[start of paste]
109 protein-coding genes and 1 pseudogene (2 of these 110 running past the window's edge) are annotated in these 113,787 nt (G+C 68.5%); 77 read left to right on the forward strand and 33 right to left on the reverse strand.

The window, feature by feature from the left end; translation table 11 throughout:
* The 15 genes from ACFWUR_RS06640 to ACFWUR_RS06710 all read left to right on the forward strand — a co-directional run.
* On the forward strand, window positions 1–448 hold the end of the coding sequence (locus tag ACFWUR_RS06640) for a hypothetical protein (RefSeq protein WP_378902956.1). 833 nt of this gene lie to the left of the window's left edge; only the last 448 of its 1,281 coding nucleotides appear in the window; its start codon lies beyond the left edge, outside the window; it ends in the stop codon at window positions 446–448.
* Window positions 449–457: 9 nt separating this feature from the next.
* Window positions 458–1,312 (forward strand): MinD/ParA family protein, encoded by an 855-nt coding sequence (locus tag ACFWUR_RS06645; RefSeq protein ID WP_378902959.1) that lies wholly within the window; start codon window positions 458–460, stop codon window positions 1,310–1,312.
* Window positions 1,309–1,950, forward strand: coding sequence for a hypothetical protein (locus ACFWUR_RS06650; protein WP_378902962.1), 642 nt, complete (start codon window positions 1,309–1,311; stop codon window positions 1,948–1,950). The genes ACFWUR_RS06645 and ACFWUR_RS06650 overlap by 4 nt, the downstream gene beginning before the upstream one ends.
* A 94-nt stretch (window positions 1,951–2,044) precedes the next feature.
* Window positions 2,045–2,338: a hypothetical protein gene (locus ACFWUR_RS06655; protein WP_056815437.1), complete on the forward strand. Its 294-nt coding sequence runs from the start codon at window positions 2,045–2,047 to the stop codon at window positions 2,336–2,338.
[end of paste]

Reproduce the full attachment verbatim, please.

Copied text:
109 protein-coding genes and 1 pseudogene (2 of these 110 running past the window's edge) are annotated in these 113,787 nt (G+C 68.5%); 77 read left to right on the forward strand and 33 right to left on the reverse strand.

The window, feature by feature from the left end; translation table 11 throughout:
* The 15 genes from ACFWUR_RS06640 to ACFWUR_RS06710 all read left to right on the forward strand — a co-directional run.
* On the forward strand, window positions 1–448 hold the end of the coding sequence (locus tag ACFWUR_RS06640) for a hypothetical protein (RefSeq protein WP_378902956.1). 833 nt of this gene lie to the left of the window's left edge; only the last 448 of its 1,281 coding nucleotides appear in the window; its start codon lies beyond the left edge, outside the window; it ends in the stop codon at window positions 446–448.
* Window positions 449–457: 9 nt separating this feature from the next.
* Window positions 458–1,312 (forward strand): MinD/ParA family protein, encoded by an 855-nt coding sequence (locus tag ACFWUR_RS06645; RefSeq protein ID WP_378902959.1) that lies wholly within the window; start codon window positions 458–460, stop codon window positions 1,310–1,312.
* Window positions 1,309–1,950, forward strand: coding sequence for a hypothetical protein (locus ACFWUR_RS06650; protein WP_378902962.1), 642 nt, complete (start codon window positions 1,309–1,311; stop codon window positions 1,948–1,950). The genes ACFWUR_RS06645 and ACFWUR_RS06650 overlap by 4 nt, the downstream gene beginning before the upstream one ends.
* A 94-nt stretch (window positions 1,951–2,044) precedes the next feature.
* Window positions 2,045–2,338: a hypothetical protein gene (locus ACFWUR_RS06655; protein WP_056815437.1), complete on the forward strand. Its 294-nt coding sequence runs from the start codon at window positions 2,045–2,047 to the stop codon at window positions 2,336–2,338.